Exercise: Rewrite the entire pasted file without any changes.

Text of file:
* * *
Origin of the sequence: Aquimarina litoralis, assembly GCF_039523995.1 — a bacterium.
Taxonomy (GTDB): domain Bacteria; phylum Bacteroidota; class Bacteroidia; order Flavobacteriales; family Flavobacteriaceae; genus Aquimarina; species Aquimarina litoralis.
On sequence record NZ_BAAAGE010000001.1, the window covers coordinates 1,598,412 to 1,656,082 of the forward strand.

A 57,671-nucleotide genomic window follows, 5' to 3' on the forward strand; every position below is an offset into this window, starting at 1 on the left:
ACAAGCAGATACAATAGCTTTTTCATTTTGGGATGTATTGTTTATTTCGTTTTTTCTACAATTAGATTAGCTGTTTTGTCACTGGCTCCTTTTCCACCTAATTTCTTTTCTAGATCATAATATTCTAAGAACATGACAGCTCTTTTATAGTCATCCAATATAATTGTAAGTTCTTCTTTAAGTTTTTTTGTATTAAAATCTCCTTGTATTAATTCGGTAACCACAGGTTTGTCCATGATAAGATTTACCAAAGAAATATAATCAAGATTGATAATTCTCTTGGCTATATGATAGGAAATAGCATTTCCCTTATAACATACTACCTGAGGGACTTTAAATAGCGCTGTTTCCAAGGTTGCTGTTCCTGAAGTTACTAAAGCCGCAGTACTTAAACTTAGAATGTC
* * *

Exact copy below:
Origin of the sequence: Aquimarina litoralis, assembly GCF_039523995.1 — a bacterium.
Taxonomy (GTDB): domain Bacteria; phylum Bacteroidota; class Bacteroidia; order Flavobacteriales; family Flavobacteriaceae; genus Aquimarina; species Aquimarina litoralis.
On sequence record NZ_BAAAGE010000001.1, the window covers coordinates 1,598,412 to 1,656,082 of the forward strand.

A 57,671-nucleotide genomic window follows, 5' to 3' on the forward strand; every position below is an offset into this window, starting at 1 on the left:
ACAAGCAGATACAATAGCTTTTTCATTTTGGGATGTATTGTTTATTTCGTTTTTTCTACAATTAGATTAGCTGTTTTGTCACTGGCTCCTTTTCCACCTAATTTCTTTTCTAGATCATAATATTCTAAGAACATGACAGCTCTTTTATAGTCATCCAATATAATTGTAAGTTCTTCTTTAAGTTTTTTTGTATTAAAATCTCCTTGTATTAATTCGGTAACCACAGGTTTGTCCATGATAAGATTTACCAAAGAAATATAATCAAGATTGATAATTCTCTTGGCTATATGATAGGAAATAGCATTTCCCTTATAACATACTACCTGAGGGACTTTAAATAGCGCTGTTTCCAAGGTTGCTGTTCCTGAAGTTACTAAAGCCGCAGTACTTAAACTTAGAATGTC